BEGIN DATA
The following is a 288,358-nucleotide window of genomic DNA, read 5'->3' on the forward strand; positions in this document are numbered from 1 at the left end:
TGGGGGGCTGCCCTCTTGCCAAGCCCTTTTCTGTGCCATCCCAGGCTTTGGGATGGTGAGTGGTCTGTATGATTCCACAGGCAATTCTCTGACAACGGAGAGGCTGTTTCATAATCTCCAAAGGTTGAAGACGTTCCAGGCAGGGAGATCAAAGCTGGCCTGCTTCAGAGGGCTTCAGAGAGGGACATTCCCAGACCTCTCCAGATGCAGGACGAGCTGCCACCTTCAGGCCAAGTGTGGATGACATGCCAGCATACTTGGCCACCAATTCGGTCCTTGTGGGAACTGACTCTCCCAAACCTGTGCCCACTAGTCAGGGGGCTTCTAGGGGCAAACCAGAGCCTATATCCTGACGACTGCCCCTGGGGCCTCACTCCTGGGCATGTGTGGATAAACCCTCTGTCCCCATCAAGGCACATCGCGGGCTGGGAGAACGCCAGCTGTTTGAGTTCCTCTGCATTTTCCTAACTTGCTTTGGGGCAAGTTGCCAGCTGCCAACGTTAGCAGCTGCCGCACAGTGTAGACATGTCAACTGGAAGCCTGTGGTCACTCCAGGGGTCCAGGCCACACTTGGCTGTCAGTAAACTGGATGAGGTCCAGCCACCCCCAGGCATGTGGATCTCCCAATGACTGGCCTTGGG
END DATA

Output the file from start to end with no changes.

The following is a 288,358-nucleotide window of genomic DNA, read 5'->3' on the forward strand; positions in this document are numbered from 1 at the left end:
TGGGGGGCTGCCCTCTTGCCAAGCCCTTTTCTGTGCCATCCCAGGCTTTGGGATGGTGAGTGGTCTGTATGATTCCACAGGCAATTCTCTGACAACGGAGAGGCTGTTTCATAATCTCCAAAGGTTGAAGACGTTCCAGGCAGGGAGATCAAAGCTGGCCTGCTTCAGAGGGCTTCAGAGAGGGACATTCCCAGACCTCTCCAGATGCAGGACGAGCTGCCACCTTCAGGCCAAGTGTGGATGACATGCCAGCATACTTGGCCACCAATTCGGTCCTTGTGGGAACTGACTCTCCCAAACCTGTGCCCACTAGTCAGGGGGCTTCTAGGGGCAAACCAGAGCCTATATCCTGACGACTGCCCCTGGGGCCTCACTCCTGGGCATGTGTGGATAAACCCTCTGTCCCCATCAAGGCACATCGCGGGCTGGGAGAACGCCAGCTGTTTGAGTTCCTCTGCATTTTCCTAACTTGCTTTGGGGCAAGTTGCCAGCTGCCAACGTTAGCAGCTGCCGCACAGTGTAGACATGTCAACTGGAAGCCTGTGGTCACTCCAGGGGTCCAGGCCACACTTGGCTGTCAGTAAACTGGATGAGGTCCAGCCACCCCCAGGCATGTGGATCTCCCAATGACTGGCCTTGGG